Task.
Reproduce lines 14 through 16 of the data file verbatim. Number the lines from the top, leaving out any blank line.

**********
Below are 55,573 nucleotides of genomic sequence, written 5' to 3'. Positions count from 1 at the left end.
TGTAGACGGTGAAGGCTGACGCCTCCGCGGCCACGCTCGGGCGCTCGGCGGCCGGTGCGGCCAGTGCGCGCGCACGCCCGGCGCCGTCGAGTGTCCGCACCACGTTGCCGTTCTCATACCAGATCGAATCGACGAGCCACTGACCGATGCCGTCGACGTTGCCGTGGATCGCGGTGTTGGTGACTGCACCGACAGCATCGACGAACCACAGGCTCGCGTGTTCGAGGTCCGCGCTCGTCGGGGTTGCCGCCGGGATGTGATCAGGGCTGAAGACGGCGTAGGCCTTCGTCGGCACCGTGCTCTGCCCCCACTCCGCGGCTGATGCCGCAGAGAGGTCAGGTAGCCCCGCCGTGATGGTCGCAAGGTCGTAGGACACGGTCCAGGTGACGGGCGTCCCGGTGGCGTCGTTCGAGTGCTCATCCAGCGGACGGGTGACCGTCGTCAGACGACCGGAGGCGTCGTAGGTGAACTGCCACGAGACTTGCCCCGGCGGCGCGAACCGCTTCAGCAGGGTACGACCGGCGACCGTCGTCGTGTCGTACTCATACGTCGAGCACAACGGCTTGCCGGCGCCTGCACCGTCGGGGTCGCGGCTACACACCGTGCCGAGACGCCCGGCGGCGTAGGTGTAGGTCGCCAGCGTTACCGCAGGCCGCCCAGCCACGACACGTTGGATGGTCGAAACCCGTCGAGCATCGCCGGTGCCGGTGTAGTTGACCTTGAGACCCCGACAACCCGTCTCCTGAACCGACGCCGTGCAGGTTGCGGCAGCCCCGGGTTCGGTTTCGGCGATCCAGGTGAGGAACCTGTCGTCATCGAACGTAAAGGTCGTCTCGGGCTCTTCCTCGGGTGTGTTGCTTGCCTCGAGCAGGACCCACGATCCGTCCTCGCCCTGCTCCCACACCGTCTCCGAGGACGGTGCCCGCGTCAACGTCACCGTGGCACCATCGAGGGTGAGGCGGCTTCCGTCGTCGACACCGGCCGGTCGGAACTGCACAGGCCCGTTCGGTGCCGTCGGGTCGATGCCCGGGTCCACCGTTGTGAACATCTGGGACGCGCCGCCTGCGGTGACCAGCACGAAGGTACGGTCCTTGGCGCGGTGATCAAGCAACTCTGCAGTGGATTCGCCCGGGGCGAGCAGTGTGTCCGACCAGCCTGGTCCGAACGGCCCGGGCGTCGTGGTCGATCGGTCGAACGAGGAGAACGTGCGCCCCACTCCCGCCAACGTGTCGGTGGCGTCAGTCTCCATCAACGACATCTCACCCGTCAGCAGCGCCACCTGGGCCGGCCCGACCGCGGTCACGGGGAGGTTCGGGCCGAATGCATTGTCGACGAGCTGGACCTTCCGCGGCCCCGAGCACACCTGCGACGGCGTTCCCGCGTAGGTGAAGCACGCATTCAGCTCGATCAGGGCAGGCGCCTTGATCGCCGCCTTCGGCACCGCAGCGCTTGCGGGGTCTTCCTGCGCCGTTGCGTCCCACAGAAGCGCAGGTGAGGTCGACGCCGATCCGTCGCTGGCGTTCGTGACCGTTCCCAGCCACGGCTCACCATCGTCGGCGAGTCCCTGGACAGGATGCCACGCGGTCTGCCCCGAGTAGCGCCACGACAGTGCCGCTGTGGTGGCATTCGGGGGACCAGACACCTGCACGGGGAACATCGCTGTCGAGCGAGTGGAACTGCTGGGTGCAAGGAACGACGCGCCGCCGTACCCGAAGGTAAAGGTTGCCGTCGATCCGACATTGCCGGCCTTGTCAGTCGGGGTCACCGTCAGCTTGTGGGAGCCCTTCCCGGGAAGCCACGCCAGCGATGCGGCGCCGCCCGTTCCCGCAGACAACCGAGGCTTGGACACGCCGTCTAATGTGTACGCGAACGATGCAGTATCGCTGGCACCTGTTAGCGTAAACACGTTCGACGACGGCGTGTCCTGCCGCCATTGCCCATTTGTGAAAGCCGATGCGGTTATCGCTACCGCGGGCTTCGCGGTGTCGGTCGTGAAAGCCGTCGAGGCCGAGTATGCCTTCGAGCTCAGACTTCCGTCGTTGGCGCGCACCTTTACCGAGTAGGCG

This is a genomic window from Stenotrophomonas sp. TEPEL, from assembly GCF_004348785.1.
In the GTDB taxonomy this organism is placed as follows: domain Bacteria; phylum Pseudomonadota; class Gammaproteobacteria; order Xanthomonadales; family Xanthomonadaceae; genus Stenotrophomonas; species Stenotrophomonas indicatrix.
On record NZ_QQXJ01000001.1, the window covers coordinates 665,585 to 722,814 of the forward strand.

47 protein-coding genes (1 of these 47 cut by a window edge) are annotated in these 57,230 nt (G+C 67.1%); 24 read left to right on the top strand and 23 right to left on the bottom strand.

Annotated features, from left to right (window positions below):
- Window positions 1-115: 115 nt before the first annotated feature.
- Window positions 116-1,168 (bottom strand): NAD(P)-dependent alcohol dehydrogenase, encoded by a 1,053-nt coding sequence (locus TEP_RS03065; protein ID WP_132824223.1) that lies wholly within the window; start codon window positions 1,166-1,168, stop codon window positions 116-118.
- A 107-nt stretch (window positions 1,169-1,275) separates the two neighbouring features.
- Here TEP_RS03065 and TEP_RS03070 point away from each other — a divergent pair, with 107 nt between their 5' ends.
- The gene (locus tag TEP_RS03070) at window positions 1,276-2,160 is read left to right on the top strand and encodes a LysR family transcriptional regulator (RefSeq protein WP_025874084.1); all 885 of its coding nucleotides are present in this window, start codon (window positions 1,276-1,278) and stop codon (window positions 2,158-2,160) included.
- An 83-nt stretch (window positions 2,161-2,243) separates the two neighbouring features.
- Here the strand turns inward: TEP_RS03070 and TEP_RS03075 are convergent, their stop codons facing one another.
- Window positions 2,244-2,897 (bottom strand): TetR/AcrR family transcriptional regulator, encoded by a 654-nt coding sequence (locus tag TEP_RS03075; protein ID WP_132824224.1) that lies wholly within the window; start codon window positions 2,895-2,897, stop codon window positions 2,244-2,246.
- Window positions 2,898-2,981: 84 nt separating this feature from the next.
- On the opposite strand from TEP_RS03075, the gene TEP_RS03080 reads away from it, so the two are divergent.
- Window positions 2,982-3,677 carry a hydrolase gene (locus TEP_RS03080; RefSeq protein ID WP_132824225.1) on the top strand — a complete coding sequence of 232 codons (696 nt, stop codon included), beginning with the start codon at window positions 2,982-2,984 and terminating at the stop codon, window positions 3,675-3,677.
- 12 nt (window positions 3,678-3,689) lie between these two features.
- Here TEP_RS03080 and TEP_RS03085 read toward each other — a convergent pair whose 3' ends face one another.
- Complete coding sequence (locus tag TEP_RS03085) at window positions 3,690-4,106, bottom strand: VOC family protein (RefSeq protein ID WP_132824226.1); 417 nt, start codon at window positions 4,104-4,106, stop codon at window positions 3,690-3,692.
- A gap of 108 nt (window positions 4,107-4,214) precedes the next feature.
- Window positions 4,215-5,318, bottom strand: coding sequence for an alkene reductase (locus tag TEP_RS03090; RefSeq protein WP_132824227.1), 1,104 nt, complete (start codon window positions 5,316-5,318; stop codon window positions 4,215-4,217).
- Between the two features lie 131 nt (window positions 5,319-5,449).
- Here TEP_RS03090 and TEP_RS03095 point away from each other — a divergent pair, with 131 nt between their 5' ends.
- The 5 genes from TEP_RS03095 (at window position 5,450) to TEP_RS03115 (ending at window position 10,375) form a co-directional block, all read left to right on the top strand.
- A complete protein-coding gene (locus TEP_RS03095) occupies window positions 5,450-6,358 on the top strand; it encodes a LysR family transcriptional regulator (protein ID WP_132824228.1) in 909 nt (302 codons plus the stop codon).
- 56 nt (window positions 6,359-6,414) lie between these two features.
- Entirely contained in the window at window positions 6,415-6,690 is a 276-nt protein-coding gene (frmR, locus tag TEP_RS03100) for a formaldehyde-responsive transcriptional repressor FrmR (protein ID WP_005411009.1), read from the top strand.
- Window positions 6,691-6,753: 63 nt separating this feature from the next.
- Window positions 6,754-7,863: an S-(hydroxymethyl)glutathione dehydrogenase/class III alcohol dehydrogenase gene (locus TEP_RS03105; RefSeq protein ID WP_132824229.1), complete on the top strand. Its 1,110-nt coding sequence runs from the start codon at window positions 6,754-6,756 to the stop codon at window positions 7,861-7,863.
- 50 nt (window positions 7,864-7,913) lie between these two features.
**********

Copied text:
- Here the strand turns inward: TEP_RS03070 and TEP_RS03075 are convergent, their stop codons facing one another.
- Window positions 2,244-2,897 (bottom strand): TetR/AcrR family transcriptional regulator, encoded by a 654-nt coding sequence (locus tag TEP_RS03075; protein ID WP_132824224.1) that lies wholly within the window; start codon window positions 2,895-2,897, stop codon window positions 2,244-2,246.
- Window positions 2,898-2,981: 84 nt separating this feature from the next.